It is difficult to assess when corrections in financial markets become sufficiently extreme to begin affecting economic activity. But at this point we do not foresee any significant impact on the global economy from the recent market turbulence. We view it instead as a healthy tempering of excessive optimism among equity investors. Just as market pricing previously had appeared to overlook the likely consequences of the cyclical upturn in global growth—namely a gradual return to more normal levels of inflation and interest rates—they now risk being exaggerated. Assuming the effects of the market volatility on both consumer confidence and central bank policies are relatively muted, the emergence of a more realistic assessment of the global economy by financial markets appears to us to be a welcome development.

Eurozone’s Subdued Inflation Likely More Important than Robust Growth in ECB’s Calculations

Growth indicators in the eurozone continued to indicate a pace of expansion more or less at the maximum potential rate for the region. GDP figures for the fourth quarter of 2017 showed growth of 0.6% from the previous quarter, meaning the eurozone economy expanded by 2.7% over 2017 as a whole, its best performance in many years. The final reading of a leading PMI for January registered its highest level since 2006, with the rate of growth in the manufacturing sector outpacing that of service industries. The report also contained signs of rising pricing pressures, both in terms of input costs and output charges, as well as robust job creation, as the employment subindex matched a recent 17-year high. But the official measure of inflation in the region showed few signs of picking up in January, with annual increases of 1.3% at the headline level and 1.0% for the core measure.

The ECB had already flagged a softening of inflation at the start of 2018, mainly due to a previous rebound in energy prices disappearing from annual calculations. Another factor that has restrained prices in the region has been the rise in the euro, which has appreciated significantly since April 2017 as the eurozone economy has recovered. The euro continued to climb in January, posting a three-year high against a weak US dollar at the end of the month, though it later gave up some of its gains as the US currency rallied from its lowest point amid the heightened market volatility. Prior to the dollar’s slight recovery, ECB President Mario Draghi made a point of publicly reminding policymakers from other leading economies of promises made late last year, when they collectively agreed to refrain from talking down their currencies to boost exports.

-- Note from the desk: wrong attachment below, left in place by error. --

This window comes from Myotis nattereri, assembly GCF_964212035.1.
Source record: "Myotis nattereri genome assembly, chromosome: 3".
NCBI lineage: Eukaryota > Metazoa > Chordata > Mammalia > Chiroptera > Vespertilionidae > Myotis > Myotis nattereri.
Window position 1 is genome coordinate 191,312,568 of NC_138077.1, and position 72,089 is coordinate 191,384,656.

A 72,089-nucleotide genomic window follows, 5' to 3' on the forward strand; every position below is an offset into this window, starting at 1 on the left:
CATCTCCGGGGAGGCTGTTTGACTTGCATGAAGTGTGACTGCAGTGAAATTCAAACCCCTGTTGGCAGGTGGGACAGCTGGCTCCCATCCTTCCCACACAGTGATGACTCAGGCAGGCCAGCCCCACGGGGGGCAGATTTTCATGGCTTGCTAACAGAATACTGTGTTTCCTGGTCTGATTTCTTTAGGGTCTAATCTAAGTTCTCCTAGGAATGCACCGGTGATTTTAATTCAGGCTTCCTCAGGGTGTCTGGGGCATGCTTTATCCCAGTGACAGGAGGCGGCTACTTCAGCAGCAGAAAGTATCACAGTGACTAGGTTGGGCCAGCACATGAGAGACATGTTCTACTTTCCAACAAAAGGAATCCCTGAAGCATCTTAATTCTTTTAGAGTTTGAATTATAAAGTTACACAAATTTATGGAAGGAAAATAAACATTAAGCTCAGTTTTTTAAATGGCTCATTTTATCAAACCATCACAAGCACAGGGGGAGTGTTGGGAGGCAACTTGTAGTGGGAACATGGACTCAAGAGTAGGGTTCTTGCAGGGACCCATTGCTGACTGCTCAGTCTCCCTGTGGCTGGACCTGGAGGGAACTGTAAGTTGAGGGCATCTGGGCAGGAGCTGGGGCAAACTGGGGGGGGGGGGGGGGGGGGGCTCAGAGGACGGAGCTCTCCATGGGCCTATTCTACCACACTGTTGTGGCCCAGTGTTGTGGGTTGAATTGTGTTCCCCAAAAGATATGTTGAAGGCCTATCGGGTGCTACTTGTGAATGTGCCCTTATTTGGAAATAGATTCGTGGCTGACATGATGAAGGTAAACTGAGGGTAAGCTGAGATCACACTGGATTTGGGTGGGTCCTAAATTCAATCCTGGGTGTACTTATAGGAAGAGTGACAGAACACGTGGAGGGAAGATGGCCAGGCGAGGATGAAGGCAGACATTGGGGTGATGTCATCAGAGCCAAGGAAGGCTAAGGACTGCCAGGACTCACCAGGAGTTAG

Spain passed a significant milestone in its recovery from the twin effects of the global financial and eurozone debt crises, when it rejoined the ranks of countries with A rated sovereign debt, after credit-rating agency Fitch upgraded its debt from BBB+ to an A- rating. The upgrade came as the Spanish economy maintained its strong trajectory, seemingly little affected by the uncertainty surrounding the political status of the region of Catalonia. Fitch also highlighted positive trends in the country’s levels of public- and private-sector debt, and predicted the budget deficit would fall to 2% of GDP by 2019, down from over 3% in 2017. Soon after the upgrade, the spread between benchmark Spanish and German bond yields declined to its narrowest level since 2010.

In further signs of investors’ appetite for higher-yielding eurozone sovereign debt, Greece launched its second bond issue since its 2015 bailout. Additionally, the spread for benchmark Italian yields over German Bunds shrank to its smallest level in over a year, despite the uncertain outcome of Italian parliamentary elections scheduled for March. None of the Italian political parties has appeared likely to win enough support to form a government on their own, leaving the most likely result a stalemate, possibly leading to a centre-right coalition. Since both of the main populist parties have toned down their anti-European Union rhetoric, the main risk from any new administration may be a more expansionary fiscal policy. Elsewhere, Germany’s wait for a new government seemed almost at an end, after Chancellor Angela Merkel’s centre-right sister parties reached agreement on a coalition with the Social Democratic Party.

At the ECB’s January meeting, while acknowledging the stronger-than-expected growth in the region, policymakers reiterated their commitment to keep the central bank’s bond-purchasing programme going until inflation starts to rise. Its monthly expenditure of €30 billion on bonds is scheduled to continue until at least September, though there has been speculation that the bank will float a change in monetary policy at its next meeting in March. We think such an announcement is more likely later in the year, as ECB President Draghi could be reluctant to reduce his options so soon, given the region’s still subdued inflationary pressures, as well as the unpredictable outcome of the Brexit negotiations.